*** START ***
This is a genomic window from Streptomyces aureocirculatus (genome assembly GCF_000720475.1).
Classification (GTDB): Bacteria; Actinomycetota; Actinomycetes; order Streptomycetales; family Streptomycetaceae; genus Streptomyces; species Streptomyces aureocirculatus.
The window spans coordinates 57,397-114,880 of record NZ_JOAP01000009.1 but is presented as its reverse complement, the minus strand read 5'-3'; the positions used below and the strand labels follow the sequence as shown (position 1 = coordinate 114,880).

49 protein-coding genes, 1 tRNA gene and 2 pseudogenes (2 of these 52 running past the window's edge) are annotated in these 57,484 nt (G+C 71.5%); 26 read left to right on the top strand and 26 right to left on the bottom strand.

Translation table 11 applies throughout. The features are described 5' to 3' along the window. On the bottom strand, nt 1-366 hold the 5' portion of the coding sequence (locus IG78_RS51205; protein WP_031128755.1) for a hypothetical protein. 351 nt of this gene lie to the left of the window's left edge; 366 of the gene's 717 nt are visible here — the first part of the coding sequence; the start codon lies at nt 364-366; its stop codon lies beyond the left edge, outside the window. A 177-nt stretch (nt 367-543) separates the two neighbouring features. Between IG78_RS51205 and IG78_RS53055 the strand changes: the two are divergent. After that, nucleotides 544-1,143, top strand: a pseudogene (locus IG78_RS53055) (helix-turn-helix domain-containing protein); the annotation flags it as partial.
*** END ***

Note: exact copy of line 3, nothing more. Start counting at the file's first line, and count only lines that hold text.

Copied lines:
The window spans coordinates 57,397-114,880 of record NZ_JOAP01000009.1 but is presented as its reverse complement, the minus strand read 5'-3'; the positions used below and the strand labels follow the sequence as shown (position 1 = coordinate 114,880).